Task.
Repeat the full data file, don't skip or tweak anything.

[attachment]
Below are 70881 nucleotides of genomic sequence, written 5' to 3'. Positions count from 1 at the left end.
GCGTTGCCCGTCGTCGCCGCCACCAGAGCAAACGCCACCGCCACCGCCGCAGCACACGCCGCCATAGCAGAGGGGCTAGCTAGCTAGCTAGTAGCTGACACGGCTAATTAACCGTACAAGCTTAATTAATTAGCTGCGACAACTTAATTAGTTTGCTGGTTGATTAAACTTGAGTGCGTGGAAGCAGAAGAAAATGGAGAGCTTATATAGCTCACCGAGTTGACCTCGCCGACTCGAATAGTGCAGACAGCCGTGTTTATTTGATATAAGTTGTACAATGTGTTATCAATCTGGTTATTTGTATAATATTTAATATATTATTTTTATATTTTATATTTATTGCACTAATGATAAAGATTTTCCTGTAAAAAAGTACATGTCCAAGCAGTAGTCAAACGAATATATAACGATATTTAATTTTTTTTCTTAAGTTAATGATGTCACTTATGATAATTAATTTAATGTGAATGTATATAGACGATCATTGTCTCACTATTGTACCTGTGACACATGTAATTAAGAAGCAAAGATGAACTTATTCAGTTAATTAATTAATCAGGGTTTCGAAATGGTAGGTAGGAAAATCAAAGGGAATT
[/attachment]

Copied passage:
Below are 70881 nucleotides of genomic sequence, written 5' to 3'. Positions count from 1 at the left end.
GCGTTGCCCGTCGTCGCCGCCACCAGAGCAAACGCCACCGCCACCGCCGCAGCACACGCCGCCATAGCAGAGGGGCTAGCTAGCTAGCTAGTAGCTGACACGGCTAATTAACCGTACAAGCTTAATTAATTAGCTGCGACAACTTAATTAGTTTGCTGGTTGATTAAACTTGAGTGCGTGGAAGCAGAAGAAAATGGAGAGCTTATATAGCTCACCGAGTTGACCTCGCCGACTCGAATAGTGCAGACAGCCGTGTTTATTTGATATAAGTTGTACAATGTGTTATCAATCTGGTTATTTGTATAATATTTAATATATTATTTTTATATTTTATATTTATTGCACTAATGATAAAGATTTTCCTGTAAAAAAGTACATGTCCAAGCAGTAGTCAAACGAATATATAACGATATTTAATTTTTTTTCTTAAGTTAATGATGTCACTTATGATAATTAATTTAATGTGAATGTATATAGACGATCATTGTCTCACTATTGTACCTGTGACACATGTAATTAAGAAGCAAAGATGAACTTATTCAGTTAATTAATTAATCAGGGTTTCGAAATGGTAGGTAGGAAAATCAAAGGGAATT